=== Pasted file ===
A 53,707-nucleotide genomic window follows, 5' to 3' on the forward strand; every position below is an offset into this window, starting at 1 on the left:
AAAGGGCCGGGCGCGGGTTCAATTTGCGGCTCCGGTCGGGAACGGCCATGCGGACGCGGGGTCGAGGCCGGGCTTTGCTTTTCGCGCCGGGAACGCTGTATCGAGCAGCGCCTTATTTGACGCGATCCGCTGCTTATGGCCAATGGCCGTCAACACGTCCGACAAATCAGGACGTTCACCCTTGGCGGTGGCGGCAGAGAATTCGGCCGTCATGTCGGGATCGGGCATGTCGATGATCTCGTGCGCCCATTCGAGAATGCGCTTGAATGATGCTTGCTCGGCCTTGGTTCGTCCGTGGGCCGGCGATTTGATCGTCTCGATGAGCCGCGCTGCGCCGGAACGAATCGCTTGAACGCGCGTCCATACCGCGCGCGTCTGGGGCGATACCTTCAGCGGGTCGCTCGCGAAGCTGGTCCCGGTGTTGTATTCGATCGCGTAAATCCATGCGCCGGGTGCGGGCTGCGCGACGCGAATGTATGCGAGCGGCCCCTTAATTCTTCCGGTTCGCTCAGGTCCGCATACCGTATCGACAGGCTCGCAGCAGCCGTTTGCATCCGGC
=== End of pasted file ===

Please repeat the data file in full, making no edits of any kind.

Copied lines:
A 53,707-nucleotide genomic window follows, 5' to 3' on the forward strand; every position below is an offset into this window, starting at 1 on the left:
AAAGGGCCGGGCGCGGGTTCAATTTGCGGCTCCGGTCGGGAACGGCCATGCGGACGCGGGGTCGAGGCCGGGCTTTGCTTTTCGCGCCGGGAACGCTGTATCGAGCAGCGCCTTATTTGACGCGATCCGCTGCTTATGGCCAATGGCCGTCAACACGTCCGACAAATCAGGACGTTCACCCTTGGCGGTGGCGGCAGAGAATTCGGCCGTCATGTCGGGATCGGGCATGTCGATGATCTCGTGCGCCCATTCGAGAATGCGCTTGAATGATGCTTGCTCGGCCTTGGTTCGTCCGTGGGCCGGCGATTTGATCGTCTCGATGAGCCGCGCTGCGCCGGAACGAATCGCTTGAACGCGCGTCCATACCGCGCGCGTCTGGGGCGATACCTTCAGCGGGTCGCTCGCGAAGCTGGTCCCGGTGTTGTATTCGATCGCGTAAATCCATGCGCCGGGTGCGGGCTGCGCGACGCGAATGTATGCGAGCGGCCCCTTAATTCTTCCGGTTCGCTCAGGTCCGCATACCGTATCGACAGGCTCGCAGCAGCCGTTTGCATCCGGC